Moreover, household income is merely one of several characteristics that impacts social and political positions. Other determinants include ideology and moral-ethical disposition, ethnic and communitarian affiliation, and even sense of place and belonging. All of these factors have, in a wide variety of country contexts, been found to impact an individual’s worldview and their life choices contrary to what their income position or consumption patterns would dictate.

Going by Pakistan’s own recent history, we can see middle-income groups exhibiting great variation in terms of their political and social positioning. For example, as researcher Ghazala Mansuri points out, while middle-income groups are generally thought to be more vocal in demanding services, this demand may not extend beyond their immediate selves. Karachi’s example is instructive in this regard wherein significant sections of the middle-income population have engaged in a politics of ethnic rights or targeted delivery of services, rather than some broad-based improvement in urban governance. The same holds true for urban Punjab as well, where middle-income groups who’ve supported the PML-N since the 1990s demand particular kinds of service delivery, but are content to obtain it through patronage, rather than programmatic politics.

The idea that growth in some type of middle-class will improve particular long-standing problems in Pakistan is a seductive one, largely because it assumes a degree of automation. It is assumed that the demand compulsions of this class will naturally precipitate it towards seeking greater accountability. This view is increasingly put in favour of the PTI, which is seen as an organic outcome of this compulsion. While the PTI’s rhetoric does dovetail with what some consider ideal middle-class values, its organisational shape reproduces many of the same conventional hierarchies and variants of elite factionalism seen in much of Pakistan’s history.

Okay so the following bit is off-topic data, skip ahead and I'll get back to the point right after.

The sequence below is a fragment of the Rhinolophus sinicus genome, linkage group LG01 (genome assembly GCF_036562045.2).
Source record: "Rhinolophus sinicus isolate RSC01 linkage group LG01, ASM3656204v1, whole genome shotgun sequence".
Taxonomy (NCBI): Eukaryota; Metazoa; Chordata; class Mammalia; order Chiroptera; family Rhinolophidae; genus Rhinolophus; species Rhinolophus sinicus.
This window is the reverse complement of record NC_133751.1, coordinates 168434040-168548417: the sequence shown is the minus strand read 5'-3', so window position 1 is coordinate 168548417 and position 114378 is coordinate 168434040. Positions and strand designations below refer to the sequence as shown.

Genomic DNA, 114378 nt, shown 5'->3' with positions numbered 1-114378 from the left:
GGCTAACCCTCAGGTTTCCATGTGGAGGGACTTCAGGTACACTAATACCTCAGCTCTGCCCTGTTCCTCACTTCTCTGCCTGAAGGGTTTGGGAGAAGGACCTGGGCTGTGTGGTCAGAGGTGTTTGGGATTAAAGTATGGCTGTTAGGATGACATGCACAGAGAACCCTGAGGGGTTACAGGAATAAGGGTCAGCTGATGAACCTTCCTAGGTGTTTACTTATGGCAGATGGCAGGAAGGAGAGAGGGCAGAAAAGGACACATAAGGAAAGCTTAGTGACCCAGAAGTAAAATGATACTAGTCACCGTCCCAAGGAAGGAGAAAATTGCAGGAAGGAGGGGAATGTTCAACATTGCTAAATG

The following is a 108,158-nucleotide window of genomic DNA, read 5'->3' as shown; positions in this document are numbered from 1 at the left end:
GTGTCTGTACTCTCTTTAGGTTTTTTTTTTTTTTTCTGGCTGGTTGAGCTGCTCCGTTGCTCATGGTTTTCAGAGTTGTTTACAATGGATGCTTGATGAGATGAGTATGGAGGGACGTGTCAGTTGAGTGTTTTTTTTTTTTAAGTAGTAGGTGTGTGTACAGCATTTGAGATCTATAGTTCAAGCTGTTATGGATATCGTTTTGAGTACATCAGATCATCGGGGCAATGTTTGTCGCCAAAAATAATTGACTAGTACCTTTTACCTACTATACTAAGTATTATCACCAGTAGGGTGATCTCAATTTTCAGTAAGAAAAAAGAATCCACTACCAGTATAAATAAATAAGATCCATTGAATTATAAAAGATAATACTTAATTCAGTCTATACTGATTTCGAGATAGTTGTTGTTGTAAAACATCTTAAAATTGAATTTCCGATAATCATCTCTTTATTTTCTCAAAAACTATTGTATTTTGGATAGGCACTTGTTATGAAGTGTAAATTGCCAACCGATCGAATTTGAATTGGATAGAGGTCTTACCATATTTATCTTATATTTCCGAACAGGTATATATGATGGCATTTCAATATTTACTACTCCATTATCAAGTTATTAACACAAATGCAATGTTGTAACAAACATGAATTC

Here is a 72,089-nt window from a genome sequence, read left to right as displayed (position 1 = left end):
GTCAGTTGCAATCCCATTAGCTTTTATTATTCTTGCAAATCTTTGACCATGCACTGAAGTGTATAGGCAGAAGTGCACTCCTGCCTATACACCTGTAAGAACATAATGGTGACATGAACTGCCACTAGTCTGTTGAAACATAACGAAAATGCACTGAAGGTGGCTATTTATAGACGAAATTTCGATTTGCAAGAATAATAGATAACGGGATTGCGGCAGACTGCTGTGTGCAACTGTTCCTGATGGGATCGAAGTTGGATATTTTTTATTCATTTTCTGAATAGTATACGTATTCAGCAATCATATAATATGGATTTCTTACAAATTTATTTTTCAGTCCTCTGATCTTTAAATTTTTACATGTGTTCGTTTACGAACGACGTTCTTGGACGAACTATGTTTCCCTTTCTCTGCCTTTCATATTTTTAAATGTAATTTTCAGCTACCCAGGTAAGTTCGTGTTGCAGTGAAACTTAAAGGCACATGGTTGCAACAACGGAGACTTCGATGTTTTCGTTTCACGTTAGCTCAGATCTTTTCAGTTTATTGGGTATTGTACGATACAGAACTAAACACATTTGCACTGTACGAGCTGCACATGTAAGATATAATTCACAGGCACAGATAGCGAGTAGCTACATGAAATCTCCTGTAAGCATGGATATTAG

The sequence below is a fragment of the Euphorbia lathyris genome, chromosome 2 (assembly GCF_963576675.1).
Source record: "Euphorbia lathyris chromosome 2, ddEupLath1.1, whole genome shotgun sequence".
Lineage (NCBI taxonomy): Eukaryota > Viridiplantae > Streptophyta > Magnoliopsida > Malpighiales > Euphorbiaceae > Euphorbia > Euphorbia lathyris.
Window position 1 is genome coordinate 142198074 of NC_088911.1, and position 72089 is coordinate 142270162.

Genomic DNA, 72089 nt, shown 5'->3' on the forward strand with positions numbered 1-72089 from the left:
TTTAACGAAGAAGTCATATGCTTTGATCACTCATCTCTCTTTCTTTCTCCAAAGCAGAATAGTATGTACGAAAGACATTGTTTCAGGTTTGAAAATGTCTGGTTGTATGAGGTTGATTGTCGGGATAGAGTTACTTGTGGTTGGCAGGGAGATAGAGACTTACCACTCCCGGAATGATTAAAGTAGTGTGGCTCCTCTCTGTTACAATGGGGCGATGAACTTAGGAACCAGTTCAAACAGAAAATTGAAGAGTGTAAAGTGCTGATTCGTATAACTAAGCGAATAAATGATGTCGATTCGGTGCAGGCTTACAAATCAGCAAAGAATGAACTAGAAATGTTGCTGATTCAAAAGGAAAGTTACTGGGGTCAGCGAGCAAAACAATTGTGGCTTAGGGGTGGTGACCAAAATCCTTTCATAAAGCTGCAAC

Across the world, groups historically locked out of political power or upset with the status quo have sought to impact the world by mobilising and contestation. Whether it was the industrial working class in 20th-century Europe, or late 19th-century reformers looking to overthrow gilded age corruption in American politics, a major component of their efforts required forming autonomous organisations that were driven with clear ideological goals. Eventually, the strength of these groups propelled their ideas into the political mainstream.

As of now, middle-income segments in Pakistan have created no such reform-oriented platforms, except of the Islamist variety. The other variants that do exist primarily seek to advance sectional or occupational interests, such as the Young Doctors Association, bar associations, or a myriad array of trader/business organisations. While further growth in the middle-income population is a near certainty, there is little in the present that can tell us about its eventual impact on political and social life.

The writer is a freelance columnist.
Twitter: @umairjav

Published in Dawn, November 20th, 2017